Have you tried new the Independent Digital Edition apps?
iJobs Job Widget
iJobs General

BI Manager - £50,000

£49000 - £55000 per annum + competitive: Progressive Recruitment: My client is...

BI Project Manager - £48,000 - £54,000 - Midlands

£48000 - £54000 per annum + Benefits package: Progressive Recruitment: My clie...

VB.Net Developer

£35000 - £45000 per annum + competitive: Progressive Recruitment: If you're pa...

SAP Business Consultant (SD, MM and FICO), £55,000, Wakefield

£45000 - £55000 per annum + competitive: Progressive Recruitment: SAP Business...

Day In a Page

Read Next
 

The law is too hard on sexting teenagers

Memphis Barker
 

Obama must speak out – Americans are worried no one is listening to them

David Usborne
Screwing your way to the top? Good for Lana Del Rey for helping kill that myth

Screwing your way to the top?

Good for Lana Del Rey for helping kill that myth, says Grace Dent
Will the young Britons fighting in Syria be allowed to return home and resume their lives?

Will Britons fighting in Syria be able to resume their lives?

Tony Blair's Terrorism Act 2006 has made it an offence to take part in military action abroad with a "political, ideological, religious or racial motive"
Beyoncé poses as Rosie the Riveter, the wartime poster girl who became a feminist pin-up

Beyoncé poses as Rosie the Riveter

The wartime poster girl became the ultimate American symbol of female empowerment
The quest to find the perfect pair of earphones: Are custom, 3D printed earbuds the solution?

The quest to find the perfect pair of earphones

Earphones don't fit properly, offer mediocre audio quality and can even be painful. So the quest to design the perfect pair is music to Seth Stevenson's ears
US Army's shooting star: Lt-Col Steven Cole is the man Hollywood calls when it wants to borrow a tank or check a military uniform

Meet the US Army's shooting star

Lt-Col Steven Cole is the man Hollywood calls when it wants to borrow a tank or check a military uniform
Climate change threatens to make the antarctic fur seal extinct

Take a good look while you can

How climate change could wipe out this seal
Should emergency hospital weddings be made easier for the terminally ill?

Farewell, my lovely

Should emergency hospital weddings be made easier?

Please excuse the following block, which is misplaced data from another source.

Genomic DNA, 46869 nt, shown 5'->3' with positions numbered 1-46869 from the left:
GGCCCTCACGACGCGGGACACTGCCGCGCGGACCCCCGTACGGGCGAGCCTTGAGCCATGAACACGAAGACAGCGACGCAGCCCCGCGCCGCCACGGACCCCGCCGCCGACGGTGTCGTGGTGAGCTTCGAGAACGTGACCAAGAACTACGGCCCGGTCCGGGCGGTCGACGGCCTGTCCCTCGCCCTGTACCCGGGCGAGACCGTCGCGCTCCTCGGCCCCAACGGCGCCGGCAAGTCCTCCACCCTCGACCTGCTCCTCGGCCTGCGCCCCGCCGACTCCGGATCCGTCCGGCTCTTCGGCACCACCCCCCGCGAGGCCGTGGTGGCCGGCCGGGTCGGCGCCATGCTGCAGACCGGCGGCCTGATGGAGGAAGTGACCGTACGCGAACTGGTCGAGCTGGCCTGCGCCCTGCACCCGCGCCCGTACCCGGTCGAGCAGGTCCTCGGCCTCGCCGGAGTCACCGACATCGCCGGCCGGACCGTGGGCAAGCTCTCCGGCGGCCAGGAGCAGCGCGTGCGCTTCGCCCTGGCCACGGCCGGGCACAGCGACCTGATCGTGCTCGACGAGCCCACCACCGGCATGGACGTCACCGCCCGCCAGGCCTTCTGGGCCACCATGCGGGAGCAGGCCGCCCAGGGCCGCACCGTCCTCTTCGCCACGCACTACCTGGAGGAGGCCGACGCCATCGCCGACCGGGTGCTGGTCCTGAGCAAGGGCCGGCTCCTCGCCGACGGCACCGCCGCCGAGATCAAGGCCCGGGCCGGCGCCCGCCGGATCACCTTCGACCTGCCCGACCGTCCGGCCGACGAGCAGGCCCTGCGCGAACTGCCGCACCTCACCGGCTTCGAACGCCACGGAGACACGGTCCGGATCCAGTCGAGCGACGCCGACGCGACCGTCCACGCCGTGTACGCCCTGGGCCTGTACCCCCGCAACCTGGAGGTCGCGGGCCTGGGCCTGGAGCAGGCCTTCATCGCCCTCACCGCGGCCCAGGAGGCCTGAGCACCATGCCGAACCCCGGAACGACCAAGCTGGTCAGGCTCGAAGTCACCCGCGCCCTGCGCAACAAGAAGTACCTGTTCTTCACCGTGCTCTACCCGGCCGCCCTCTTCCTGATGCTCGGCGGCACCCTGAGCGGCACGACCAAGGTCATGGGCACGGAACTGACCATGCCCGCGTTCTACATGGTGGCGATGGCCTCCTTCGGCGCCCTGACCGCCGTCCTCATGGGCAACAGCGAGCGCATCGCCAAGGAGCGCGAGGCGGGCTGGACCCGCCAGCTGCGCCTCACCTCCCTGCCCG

Man Booker Prize 2014 longlist: Crowdfunded novel nominated for first time

Crowdfunded novel nominated for Booker Prize

Paul Kingsnorth's 'The Wake' is in contention for the prestigious award
Vladimir Putin employs a full-time food taster to ensure his meals aren't poisoned

Vladimir Putin employs a full-time food taster

John Walsh salutes those brave souls who have, throughout history, put their knives on the line
Tour de France effect brings Hollywood blockbusters to Yorkshire

Tour de France effect brings Hollywood blockbusters to Yorkshire

A $25m thriller starring Sam Worthington to be made in God's Own Country
Will The Minerva Project - the first 'elite' American university to be launched in a century - change the face of higher learning?

Will The Minerva Project change the face of higher learning?

The university has no lecture halls, no debating societies, no sports teams and no fraternities. Instead, the 33 students who have made the cut at Minerva, will travel the world and change the face of higher learning
The 10 best pedicure products

Feet treat: 10 best pedicure products

Bags packed and all prepped for holidays, but feet in a state? Get them flip-flop-ready with our pick of the items for a DIY treatment
Commonwealth Games 2014: Great Scots! Planes and pipers welcome in Glasgow's Games

Commonwealth Games 2014

Great Scots! Planes and pipers welcome in Glasgow's Games
Jack Pitt-Brooke: Manchester City and Patrick Vieira make the right stand on racism

Jack Pitt-Brooke

Manchester City and Patrick Vieira make the right stand on racism
How Terry Newton tragedy made iron men seek help to tackle their psychological demons

How Newton tragedy made iron men seek help to tackle their psychological demons

Over a hundred rugby league players have contacted clinic to deal with mental challenges of game